The primary race to succeed George P. Bush as land commissioner will go to runoffs for both parties

Republican State Senator Dawn Buckingham and Democrat Sandragrace Martinez were respectively the top vote getters, but outright victory eluded them both.

Texas Land Commissioner George P. Bush speaks at the Richard A. Anderson Texas State Veterans Home grand opening ceremony on Feb. 7, 2020.
Ed Castillo/Houston Public Media
Texas Land Commissioner George P. Bush speaks at the Richard A. Anderson Texas State Veterans Home grand opening ceremony on Feb. 7, 2020.

Both the Republican and Democratic primaries for Texas Commissioner of the General Land Office will go to runoffs.

Republican State Senator Dawn Buckingham polled just over 41%, making her the leading candidate to succeed outgoing Land Commissioner George P. Bush in the GOP column. She will face off against state Republican Party official Tim Westley, who polled just under 15%, in May.

On the Democratic side, Sandragrace Martinez claimed the lead, with more than 32% of the vote, followed by Jay Kleberg at close to 26%.

Bush has served two terms as land commissioner, but he's stepped down in order to challenge Attorney General Ken Paxton for that office.

The office of land commissioner is the oldest statewide office in Texas, predating that of governor. Its main responsibility is managing some 13 million acres of state land, most of them offshore, with the aim of making sure oil and gas revenues get the best return. Those revenues are used for the Texas Permanent School Fund, which underwrites bonds for K-12 education.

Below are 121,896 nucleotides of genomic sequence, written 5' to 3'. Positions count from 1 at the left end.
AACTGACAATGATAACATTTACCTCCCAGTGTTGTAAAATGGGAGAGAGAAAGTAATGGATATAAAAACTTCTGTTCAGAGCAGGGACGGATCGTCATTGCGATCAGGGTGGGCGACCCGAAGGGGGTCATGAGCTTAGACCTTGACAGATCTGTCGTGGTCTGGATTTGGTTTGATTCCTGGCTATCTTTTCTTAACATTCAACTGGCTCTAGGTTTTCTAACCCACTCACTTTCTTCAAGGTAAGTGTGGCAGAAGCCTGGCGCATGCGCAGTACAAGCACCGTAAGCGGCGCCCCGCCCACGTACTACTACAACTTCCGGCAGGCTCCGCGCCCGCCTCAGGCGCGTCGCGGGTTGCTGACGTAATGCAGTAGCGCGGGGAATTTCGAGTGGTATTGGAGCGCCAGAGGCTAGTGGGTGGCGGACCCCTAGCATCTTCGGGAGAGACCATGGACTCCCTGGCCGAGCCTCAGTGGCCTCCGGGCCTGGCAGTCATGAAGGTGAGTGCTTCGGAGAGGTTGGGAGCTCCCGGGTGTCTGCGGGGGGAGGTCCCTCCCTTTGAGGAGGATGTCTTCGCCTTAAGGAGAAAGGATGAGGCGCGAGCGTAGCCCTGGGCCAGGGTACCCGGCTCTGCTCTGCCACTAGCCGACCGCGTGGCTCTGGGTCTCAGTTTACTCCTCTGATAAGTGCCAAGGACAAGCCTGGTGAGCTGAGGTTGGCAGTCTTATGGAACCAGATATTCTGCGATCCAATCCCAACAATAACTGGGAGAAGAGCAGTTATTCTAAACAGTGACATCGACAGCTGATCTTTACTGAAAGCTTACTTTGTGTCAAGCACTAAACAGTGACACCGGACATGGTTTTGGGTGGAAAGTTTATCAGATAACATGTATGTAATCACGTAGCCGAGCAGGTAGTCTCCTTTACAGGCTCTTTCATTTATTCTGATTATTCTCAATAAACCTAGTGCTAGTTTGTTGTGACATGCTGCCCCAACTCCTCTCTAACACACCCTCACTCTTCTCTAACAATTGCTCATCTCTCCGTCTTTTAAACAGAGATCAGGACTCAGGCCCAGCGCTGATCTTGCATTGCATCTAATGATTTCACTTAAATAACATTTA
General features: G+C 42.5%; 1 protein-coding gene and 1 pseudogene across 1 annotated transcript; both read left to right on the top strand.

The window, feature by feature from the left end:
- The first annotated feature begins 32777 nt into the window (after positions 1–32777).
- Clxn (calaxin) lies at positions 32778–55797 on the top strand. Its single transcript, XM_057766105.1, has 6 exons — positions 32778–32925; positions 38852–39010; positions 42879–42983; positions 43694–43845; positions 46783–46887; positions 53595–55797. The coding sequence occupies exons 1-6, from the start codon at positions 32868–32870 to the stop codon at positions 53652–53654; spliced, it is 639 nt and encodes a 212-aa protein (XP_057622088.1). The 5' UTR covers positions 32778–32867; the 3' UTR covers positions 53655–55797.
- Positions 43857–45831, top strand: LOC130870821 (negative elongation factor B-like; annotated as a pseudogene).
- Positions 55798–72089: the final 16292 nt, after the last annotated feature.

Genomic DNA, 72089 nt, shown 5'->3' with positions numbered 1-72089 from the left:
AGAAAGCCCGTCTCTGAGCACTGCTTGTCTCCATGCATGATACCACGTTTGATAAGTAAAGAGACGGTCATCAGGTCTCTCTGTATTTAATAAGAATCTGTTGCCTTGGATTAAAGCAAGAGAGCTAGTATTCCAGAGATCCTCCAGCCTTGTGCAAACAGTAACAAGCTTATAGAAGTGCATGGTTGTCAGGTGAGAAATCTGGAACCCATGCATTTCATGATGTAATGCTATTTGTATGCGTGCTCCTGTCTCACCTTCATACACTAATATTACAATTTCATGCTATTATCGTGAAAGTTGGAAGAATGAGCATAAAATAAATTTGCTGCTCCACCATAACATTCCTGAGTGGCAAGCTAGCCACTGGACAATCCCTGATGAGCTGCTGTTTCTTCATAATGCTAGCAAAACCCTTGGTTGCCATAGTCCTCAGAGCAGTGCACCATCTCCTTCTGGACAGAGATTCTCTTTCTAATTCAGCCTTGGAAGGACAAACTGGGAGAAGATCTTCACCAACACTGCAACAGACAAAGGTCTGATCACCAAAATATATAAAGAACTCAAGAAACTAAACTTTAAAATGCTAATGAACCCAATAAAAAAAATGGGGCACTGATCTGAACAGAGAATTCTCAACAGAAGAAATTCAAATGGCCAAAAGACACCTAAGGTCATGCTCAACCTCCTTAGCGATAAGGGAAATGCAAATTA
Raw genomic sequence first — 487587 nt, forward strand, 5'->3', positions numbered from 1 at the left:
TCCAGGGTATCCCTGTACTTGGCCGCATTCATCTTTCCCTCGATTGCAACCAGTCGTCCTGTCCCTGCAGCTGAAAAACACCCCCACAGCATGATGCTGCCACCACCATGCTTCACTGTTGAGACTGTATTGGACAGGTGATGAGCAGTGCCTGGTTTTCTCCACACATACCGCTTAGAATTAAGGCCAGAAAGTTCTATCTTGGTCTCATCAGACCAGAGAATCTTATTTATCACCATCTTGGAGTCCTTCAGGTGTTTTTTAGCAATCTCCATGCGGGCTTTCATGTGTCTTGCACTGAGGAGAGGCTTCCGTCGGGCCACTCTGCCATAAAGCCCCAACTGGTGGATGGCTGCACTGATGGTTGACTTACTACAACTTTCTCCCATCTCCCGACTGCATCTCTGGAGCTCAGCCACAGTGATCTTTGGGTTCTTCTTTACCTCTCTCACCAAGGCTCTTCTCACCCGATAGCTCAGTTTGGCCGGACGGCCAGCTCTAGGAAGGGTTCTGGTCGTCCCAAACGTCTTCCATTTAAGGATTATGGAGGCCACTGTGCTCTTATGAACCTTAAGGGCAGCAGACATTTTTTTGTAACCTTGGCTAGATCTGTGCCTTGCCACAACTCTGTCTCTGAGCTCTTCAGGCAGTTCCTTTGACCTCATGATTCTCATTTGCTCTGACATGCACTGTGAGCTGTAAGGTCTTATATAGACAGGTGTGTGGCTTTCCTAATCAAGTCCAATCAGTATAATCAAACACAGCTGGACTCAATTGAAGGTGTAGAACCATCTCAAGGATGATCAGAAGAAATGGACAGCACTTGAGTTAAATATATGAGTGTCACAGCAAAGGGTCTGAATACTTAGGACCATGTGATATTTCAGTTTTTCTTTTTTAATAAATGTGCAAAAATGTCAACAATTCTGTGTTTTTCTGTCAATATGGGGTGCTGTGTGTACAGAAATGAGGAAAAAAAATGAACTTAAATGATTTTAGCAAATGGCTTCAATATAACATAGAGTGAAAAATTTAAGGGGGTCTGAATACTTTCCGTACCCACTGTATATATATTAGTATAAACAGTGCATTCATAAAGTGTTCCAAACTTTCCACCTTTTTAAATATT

The office also took over responsibility for disaster recovery in 2008, in the aftermath of Hurricane Ike. Former Land Commissioner Jerry Patterson said before that it was the job of two other agencies.

“I got a call from Governor Perry saying, ‘Hey, we want you to take this over. Can you do it?’ And I said, ‘Yes, sir. Yes, sir,'” Patterson said. “And then we took it over and we created what I believe was a very functional, very efficient operation.”

Patterson has been out of office since 2015. The program has evolved since then, and many Houston and Harris County residents would not characterize it as functional and efficient now.

Last year, the GLO set off a firestorm of protest when it initially awarded the city and county zero dollars for federal Harvey relief. The agency later walked back that denial, but the city and county are still pressing for more than the office has been willing to give.

Other responsibilities of the Texas land commissioner include veterans issues, border security and the management of the Alamo. The last has proven a source of controversy, with fights developing over George P. Bush’s redesign plan, including an ultimately unsuccessful proposal to move the Cenotaph.

Patterson held the office for 12 years, and even he describes the post as obscure to most Texans.

“I remember when I was campaigning for land commissioner, I'd go somewhere in Texas, and I'd say, ‘I really appreciate your vote for commissioner of the Texas General Land Office’ and the guy would say, ‘Well, I can't vote for you, I'm in Precinct 3,’" Patterson said.

That may explain why the race has gone to a second round for both parties.